"Stumbled upon" as in a fully functioning radar system was left lying around on the floor and a Navy researcher tripped over it and stumbled.
How could you guys not understand that? LOL
Is the article correct?
It depends on your definition of "is"
Cvore2004, how can claim they stumbled on something if it's already widely known. It gives the impression that they are the first.
That's pretty cool but I could see this used for bad though like on that movie eraser. They could be building a scope to be used to see through walls and get a perfect shot.
to the writer of this article, Nikola Tesla was the first one to explain the concept of a radar. That should have been mentioned in the article and not the U.S. Navy.
OMG a leaf moved. Karl Woodbridge shat his pants.
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The wording in the article is a little poor, but "stumbled upon" implies that they discovered it for themselves, not that they were the first to theorize or even develop it.
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The article SAYS that the US Navy 'stumbled upon' the concept of radar in the 1930s, but I know of NO instance what the US were doing ANY work in this field at all, and have NEVER heard this story before.
The story of how Thomas Watson-Watt developed radar in the UK, however, sounds suspiciously like this. Over there they were experimenting in the 1930s with using radio beams to interfere with aircraft engines, and noticed that the beam was reflected. They then changed their research direction and developed the world's first fully-functioning radar defence system. The secrets of this were given free to the US during the Tizard Mission of 1940, when the British provided the Americans with details of some of the greatest scientific advances made during the war: Radar (in particular the greatly improved cavity magnetron and design for the VT fuse), details of Frank Whittle's jet engine and the Frisch-Peierls memorandum, which described the feasibility of an atomic bomb. Though these may be considered the most significant, many other items were also transported, including designs for rockets, superchargers, gyroscopic gunsights, submarine detection devices, self-sealing fuel tanks and plastic explosives.
This article looks suspiciously as if the writer has ignored the fact that the British did all this development, and tried to make it sound as if Radar was an American invention. It is quite common to find that the Americans have taken a British incident and then transposed it to a US setting and pretended that Americans did it - Hollywood does this all the time. For instance, the film 'U-571' has Americans capturing an Enigma device when this was really the Royal Navy, and in the film 'The Ghost and the Darkness', the real-life British big-game hunter is replaced with a completely out-of-character 'heroic' American....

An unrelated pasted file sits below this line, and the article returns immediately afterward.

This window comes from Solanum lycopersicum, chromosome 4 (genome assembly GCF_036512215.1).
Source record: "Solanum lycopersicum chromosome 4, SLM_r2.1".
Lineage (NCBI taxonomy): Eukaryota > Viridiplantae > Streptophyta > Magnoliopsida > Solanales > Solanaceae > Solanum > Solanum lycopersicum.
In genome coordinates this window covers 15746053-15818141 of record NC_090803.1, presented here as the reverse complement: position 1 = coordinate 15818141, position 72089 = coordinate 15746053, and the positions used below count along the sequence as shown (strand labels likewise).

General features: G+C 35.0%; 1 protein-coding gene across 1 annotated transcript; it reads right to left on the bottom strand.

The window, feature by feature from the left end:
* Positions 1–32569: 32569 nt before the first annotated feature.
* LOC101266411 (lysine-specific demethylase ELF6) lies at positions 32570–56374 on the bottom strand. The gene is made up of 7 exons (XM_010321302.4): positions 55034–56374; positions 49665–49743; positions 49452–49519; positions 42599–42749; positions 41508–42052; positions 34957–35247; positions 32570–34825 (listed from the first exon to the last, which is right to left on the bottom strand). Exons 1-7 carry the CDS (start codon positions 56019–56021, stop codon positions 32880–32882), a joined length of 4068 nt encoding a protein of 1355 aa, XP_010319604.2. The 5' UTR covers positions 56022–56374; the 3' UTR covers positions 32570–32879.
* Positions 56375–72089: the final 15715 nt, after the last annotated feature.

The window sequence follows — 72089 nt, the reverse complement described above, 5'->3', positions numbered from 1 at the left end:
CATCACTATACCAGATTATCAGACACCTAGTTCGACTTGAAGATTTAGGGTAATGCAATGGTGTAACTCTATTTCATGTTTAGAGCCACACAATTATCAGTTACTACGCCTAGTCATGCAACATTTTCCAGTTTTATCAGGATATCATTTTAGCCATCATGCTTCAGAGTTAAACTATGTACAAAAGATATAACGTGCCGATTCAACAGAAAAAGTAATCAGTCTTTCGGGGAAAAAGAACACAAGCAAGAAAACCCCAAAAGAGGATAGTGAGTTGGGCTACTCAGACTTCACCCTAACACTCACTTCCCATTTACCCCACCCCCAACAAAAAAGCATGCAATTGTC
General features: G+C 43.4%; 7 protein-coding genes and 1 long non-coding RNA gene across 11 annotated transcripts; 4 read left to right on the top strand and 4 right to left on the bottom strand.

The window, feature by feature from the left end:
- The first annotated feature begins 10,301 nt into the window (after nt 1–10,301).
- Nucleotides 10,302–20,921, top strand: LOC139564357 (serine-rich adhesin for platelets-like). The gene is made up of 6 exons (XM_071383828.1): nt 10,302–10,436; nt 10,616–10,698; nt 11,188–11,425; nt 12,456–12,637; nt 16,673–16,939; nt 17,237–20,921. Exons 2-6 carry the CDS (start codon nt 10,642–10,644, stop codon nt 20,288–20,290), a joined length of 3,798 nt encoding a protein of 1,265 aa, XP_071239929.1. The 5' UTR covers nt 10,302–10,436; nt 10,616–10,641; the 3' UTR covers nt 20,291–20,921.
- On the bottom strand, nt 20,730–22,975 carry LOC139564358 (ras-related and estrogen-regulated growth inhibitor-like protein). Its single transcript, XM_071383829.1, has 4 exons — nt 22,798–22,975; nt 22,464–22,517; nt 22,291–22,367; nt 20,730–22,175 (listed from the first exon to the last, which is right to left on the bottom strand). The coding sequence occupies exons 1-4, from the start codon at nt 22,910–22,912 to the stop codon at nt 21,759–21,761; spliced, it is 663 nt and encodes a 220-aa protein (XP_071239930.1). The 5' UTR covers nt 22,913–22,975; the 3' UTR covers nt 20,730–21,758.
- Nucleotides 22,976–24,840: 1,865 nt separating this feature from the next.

This squabble is ridiculous. In technological advances, it is common for independent discoveries to be made by many. That was the case with radar. Note from Wikipedia:
"In the 1934–1939 period, eight nations developed, independently and in great secrecy, systems of this type: the United States, Great Britain, Germany, the USSR, Japan, the Netherlands, France, and Italy. "
Likewise, the magnetron was invented in the US but the improved (and critically, high power low weight) resonant cavity magnetron was developed in Britain and kept secret among allies throughout the war.
Throughout WW-II, the US and Britain had deep cooperation in military technology fields. They also had independent discoveries. US cryptanalysts did amazing work breaking the Japanese ciphers and codes, while the British, led by Alan Turing, did other amazing work breaking the Ultra/Enigma system. Ultra and the Japanese "Purple" ciphers used similar systems (multiple rotating disks). The British work led to the claim of the first programmable digital computer (Colossus), but the first known digital electronic computer was developed at Iowa State in the US in 1937. Meanwhile the Germans were making great advances in weaponry, including the first jet fighter, the first cruise missile (V1) the first ballistic missile (V2), the first modern tank, etc.
All of which illustrates that a lot of these inventions are the product of the times (current state of science and technology).
The same regarding the current article... for example, a similar technique was demonstrated many years ago using broadcast satellite signal reflections to track aircraft in the LA airport area. Anyone who has driven through cities or mountainous areas while listening to analog radio (especially FM) has experienced flutter as a result of multi-path distortion, i.e. radio reflected off of objects interfering with the direct (or other reflected) signal. This flutter can be used in a RADAR context to image surroundings.
I can't begin to tell you how wrong the comment above this one is....
Colossus WAS the first digitally programmable computer. Do your research.
The Atanasoff–Berry Computer (ABC) was the first electronic digital computing device. Conceived in 1937, the machine was not programmable, being designed only to solve systems of linear equations
UK did give USA radar technology, it was not discovered or stumbled-upon by the US Navy. Earlier developments were done in Germany but did not result in a working national system like the UK one.
Germany did not create the first ever Jet Fighter either. They produced the first proven and mass produced one. UK invented the Jet Engine and had many fighters in the prototype stage that actually flew. Germany just produced one ready for deployment.
Likewise, the magnetron was invented in the US .. yes it was, but it was never intended to be used for Radar.
Oh and the US was able to break japanese codes, because the UK gave them the "bombe" a system of rotating dials that were able to break Jap codes. After taking the designs from Bletchley park, the US army and US navy developed their own "bombe" systems to crack Japanese codes... oh and thanks for sharing.. just like with the Tube Alloys.